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Engineering report says Valley Park levee may have been built too high

The Fenton Water Treatment Plant was knocked offline due to historic flooding.
Bill Greenblatt | UPI
When the Meramec River spilled over its banks in historic flooding earlier this year, it knocked the Fenton Water Treatment Plant off line.

The Valley Park levee in St. Louis County may have been built too high, according to new findings from a private engineering firm hired by a conservation group.

The report by Pickett, Ray and Silver Inc. commissioned by the Great Rivers Habitat Alliance, concludedthat four locations along the levee exceeded the maximum height allowed by the U.S.Army Corps of Engineers, which is 435 feet above sea level. One spot surpassed the standard by 8 feet.

The Valley Park levee is more than 3 miles wide and sits along the Meramec River. Built in 2005 by the Corps of Engineers, the project was funded by $35 million in federal funds and $17 million from the city of Valley Park. The effort was prompted by a disastrous flood in 1982.

Suspicions regarding the levee’s height were raised earlier this year by experts after record-breaking flooding from the Meramec and Mississippi Rivers damaged 7,100 homes, businesses and public buildings and claimed two dozen lives. Critics say the levee protected the Valley Park community, but diverted water to the neighboring cities of Eureka, Fenton, Kirkwood and Arnold.

“What are we doing as a region if we’re allowing one group to protect themselves at the expense of others?” said Washington University professor Bob Criss, who studies floods.

In January, Criss said that the levee was built five feet higher than the Army Corps authorized. He also published a study in the Journal of Earth Science that suggested that the it contributed to severe flood damage last December.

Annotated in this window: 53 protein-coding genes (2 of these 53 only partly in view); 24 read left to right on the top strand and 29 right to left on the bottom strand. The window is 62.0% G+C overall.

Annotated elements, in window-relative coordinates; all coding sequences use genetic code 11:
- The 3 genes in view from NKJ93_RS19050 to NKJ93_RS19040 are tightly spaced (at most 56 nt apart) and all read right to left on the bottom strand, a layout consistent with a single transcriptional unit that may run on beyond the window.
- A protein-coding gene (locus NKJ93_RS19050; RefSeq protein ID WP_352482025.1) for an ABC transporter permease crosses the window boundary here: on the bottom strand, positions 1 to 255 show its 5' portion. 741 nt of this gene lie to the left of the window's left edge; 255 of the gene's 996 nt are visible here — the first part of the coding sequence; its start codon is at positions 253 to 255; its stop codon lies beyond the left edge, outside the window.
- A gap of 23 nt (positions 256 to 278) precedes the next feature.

“I’ve seen for a long time, especially in this region, that constriction of the rivers is the main factor causing our floodwaters to be too high,” he said.

Criss also worked with the engineers who conducted a study of the levee on Aug. 9.

Glenn Jamboretz, a member of the Great Rivers Habitat Alliance, wrote in a comment distributed with their report, “It is worth noting that if Valley Park had complied with the authorized elevation, water would have over-topped its levee at 437 ft. on December 30 and 31. By having their levees at 438-443 ft, they stayed dry, but forced the water to surrounding communities.”

The report alarms Fenton Alderman Joe Maurath, who expressed concern about the levee long before it was built.

“They went ahead with [building the levee] and now to find out that it was built 5 feet higher causes more concern,” he said. “How did we get to this point? People are owed an explanation.”

The December food damaged about 90 commercial businesses and 130 residences in Fenton.

Upstream, the city of Eureka also suffered major damage, but Mayor Kevin Coffey wants confirmation from federal authorities that the height of the Valley Park Levee had an impact there.

“We need numbers and we’re hoping that the Army Corps of Engineers and experts will tell us what effect this has had on our community,” Coffey said. “Just a few inches of [floodwater] caused hundreds of thousands of dollars in damage.”

In statement, the St. Louis District U.S. Army Corps of Engineers said it designed and constructed “the entirety of the Valley Park Flood Risk Reduction System in full compliance with all federal and state laws and regulations and U.S. Army Corps of Engineers' policies in effect at the time of the design.”

Valley Park Mayor Mike Pennise declined to comment on the report.

Follow Eli Chen on Twitter: @StoriesByEli


Eli is the science and environment reporter at St. Louis Public Radio.

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